By creating a more positive work environment with higher wages and with constructive competition encouraged, Mexico could reap the benefits of a larger, more productive and better trained work force. Instead of this human capital being outsourced to the U.S. labor market by means of illicit immigration, it will now stay in Mexico. At the same time, Calderon needs to invest in the development of some of the poorest regions in the country like Chiapas, Guerrero and Michoacán. Such initiatives, together with social programs, are certainly within reach since Mexico already has one of the highest per capita income figures-in the $7,000 range-in Latin America.
Professionals in Mexico
The U.S. immigration bill should draw attention to the problems that trigger the exodus of Mexican migrant workers and professionals in the first place. Mexico’s unemployment rate of 3-4 percent is deceptively low as it has an underemployment rate (those who while employed, are incapable of working sufficient hours to meet their economic needs) of 25 percent; 12 percent of the Mexican labor force and 30 percent of Mexicans holding PhDs reside in the U.S. With the average monthly wage of a business school graduate in Mexico amounting to only $800/month, (perhaps one-tenth of his or her North American counterpart) these professionals have every economic reason to seek occupation relocation elsewhere.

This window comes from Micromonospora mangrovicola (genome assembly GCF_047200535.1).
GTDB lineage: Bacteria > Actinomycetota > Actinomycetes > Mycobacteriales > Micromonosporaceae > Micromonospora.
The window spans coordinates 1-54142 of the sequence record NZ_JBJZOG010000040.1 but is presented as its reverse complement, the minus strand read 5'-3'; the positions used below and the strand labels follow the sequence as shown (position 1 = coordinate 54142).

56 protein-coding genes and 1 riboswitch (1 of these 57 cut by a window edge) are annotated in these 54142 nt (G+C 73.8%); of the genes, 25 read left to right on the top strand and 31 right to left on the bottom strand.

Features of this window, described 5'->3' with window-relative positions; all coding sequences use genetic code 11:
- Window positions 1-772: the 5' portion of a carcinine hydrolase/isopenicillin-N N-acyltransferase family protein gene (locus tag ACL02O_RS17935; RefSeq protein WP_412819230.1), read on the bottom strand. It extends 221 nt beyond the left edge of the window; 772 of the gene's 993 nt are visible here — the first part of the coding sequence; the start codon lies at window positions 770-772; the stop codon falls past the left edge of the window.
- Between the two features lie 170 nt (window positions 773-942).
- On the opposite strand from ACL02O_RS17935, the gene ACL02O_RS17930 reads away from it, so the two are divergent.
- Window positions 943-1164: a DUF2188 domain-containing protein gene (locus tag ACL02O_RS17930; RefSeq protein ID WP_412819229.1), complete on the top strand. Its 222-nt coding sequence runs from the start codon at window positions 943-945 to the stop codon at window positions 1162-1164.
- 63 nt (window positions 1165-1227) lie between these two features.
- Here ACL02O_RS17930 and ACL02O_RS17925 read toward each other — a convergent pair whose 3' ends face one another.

Calderon should view the proposed immigration bill as a great opportunity to insure his popularity among Mexican citizens. According to Mexican Ambassador to the U.S. Arturo Sarukhan, “Too many Mexican citizens leave for opportunities elsewhere and Mexico does not benefit. [Mexico] needs its intellectuals to say home… (The Mexican government) is willing to step up to the plate (to prevent this from happening.)”
Even if the immigration bill is not passed within the time frame of the present U.S. Senate session (which adjourns in August), addressing the root causes of population transfers and making it a top priority of his presidency, will help Caldron avoid the fate of Fox, who spent six years unsuccessfully trying to mitigate the massive immigration trend to the United States. Fox’s inability to secure an immigration accord with his “good friend” Bush was one of the biggest failures of his presidency.
Calderon in the Future